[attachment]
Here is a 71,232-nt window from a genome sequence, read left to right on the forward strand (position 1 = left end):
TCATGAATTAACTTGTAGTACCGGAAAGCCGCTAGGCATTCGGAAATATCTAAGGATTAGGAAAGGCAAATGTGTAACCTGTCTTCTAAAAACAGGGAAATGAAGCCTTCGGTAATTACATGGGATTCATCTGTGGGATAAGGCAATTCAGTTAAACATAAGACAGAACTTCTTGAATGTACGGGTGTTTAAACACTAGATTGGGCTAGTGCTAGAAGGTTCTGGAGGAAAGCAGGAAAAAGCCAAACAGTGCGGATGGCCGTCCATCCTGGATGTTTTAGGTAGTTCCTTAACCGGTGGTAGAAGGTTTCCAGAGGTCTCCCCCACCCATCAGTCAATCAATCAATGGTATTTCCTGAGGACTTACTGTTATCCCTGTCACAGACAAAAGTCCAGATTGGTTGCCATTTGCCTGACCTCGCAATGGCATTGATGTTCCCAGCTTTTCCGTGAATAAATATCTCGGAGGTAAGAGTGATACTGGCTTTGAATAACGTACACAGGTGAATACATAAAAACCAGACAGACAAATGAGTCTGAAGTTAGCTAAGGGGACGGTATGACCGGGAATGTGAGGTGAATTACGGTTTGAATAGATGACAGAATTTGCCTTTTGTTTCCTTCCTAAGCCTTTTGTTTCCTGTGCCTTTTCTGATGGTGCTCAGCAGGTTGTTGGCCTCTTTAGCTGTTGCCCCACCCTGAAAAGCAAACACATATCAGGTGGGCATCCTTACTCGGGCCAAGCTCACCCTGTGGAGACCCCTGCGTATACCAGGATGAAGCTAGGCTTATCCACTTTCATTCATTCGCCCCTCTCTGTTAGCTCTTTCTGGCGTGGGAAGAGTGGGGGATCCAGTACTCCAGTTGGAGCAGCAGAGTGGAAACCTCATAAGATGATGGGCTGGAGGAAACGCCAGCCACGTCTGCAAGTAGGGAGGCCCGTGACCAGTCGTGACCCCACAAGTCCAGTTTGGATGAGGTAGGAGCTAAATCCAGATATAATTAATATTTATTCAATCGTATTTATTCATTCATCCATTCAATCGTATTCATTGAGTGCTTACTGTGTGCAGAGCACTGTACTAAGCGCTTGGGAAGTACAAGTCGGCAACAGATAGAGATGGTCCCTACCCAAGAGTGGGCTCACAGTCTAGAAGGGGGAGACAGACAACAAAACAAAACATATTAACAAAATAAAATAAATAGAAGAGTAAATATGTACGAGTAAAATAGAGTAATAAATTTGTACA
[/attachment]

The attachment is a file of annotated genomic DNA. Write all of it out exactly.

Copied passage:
Here is a 71,232-nt window from a genome sequence, read left to right on the forward strand (position 1 = left end):
TCATGAATTAACTTGTAGTACCGGAAAGCCGCTAGGCATTCGGAAATATCTAAGGATTAGGAAAGGCAAATGTGTAACCTGTCTTCTAAAAACAGGGAAATGAAGCCTTCGGTAATTACATGGGATTCATCTGTGGGATAAGGCAATTCAGTTAAACATAAGACAGAACTTCTTGAATGTACGGGTGTTTAAACACTAGATTGGGCTAGTGCTAGAAGGTTCTGGAGGAAAGCAGGAAAAAGCCAAACAGTGCGGATGGCCGTCCATCCTGGATGTTTTAGGTAGTTCCTTAACCGGTGGTAGAAGGTTTCCAGAGGTCTCCCCCACCCATCAGTCAATCAATCAATGGTATTTCCTGAGGACTTACTGTTATCCCTGTCACAGACAAAAGTCCAGATTGGTTGCCATTTGCCTGACCTCGCAATGGCATTGATGTTCCCAGCTTTTCCGTGAATAAATATCTCGGAGGTAAGAGTGATACTGGCTTTGAATAACGTACACAGGTGAATACATAAAAACCAGACAGACAAATGAGTCTGAAGTTAGCTAAGGGGACGGTATGACCGGGAATGTGAGGTGAATTACGGTTTGAATAGATGACAGAATTTGCCTTTTGTTTCCTTCCTAAGCCTTTTGTTTCCTGTGCCTTTTCTGATGGTGCTCAGCAGGTTGTTGGCCTCTTTAGCTGTTGCCCCACCCTGAAAAGCAAACACATATCAGGTGGGCATCCTTACTCGGGCCAAGCTCACCCTGTGGAGACCCCTGCGTATACCAGGATGAAGCTAGGCTTATCCACTTTCATTCATTCGCCCCTCTCTGTTAGCTCTTTCTGGCGTGGGAAGAGTGGGGGATCCAGTACTCCAGTTGGAGCAGCAGAGTGGAAACCTCATAAGATGATGGGCTGGAGGAAACGCCAGCCACGTCTGCAAGTAGGGAGGCCCGTGACCAGTCGTGACCCCACAAGTCCAGTTTGGATGAGGTAGGAGCTAAATCCAGATATAATTAATATTTATTCAATCGTATTTATTCATTCATCCATTCAATCGTATTCATTGAGTGCTTACTGTGTGCAGAGCACTGTACTAAGCGCTTGGGAAGTACAAGTCGGCAACAGATAGAGATGGTCCCTACCCAAGAGTGGGCTCACAGTCTAGAAGGGGGAGACAGACAACAAAACAAAACATATTAACAAAATAAAATAAATAGAAGAGTAAATATGTACGAGTAAAATAGAGTAATAAATTTGTACA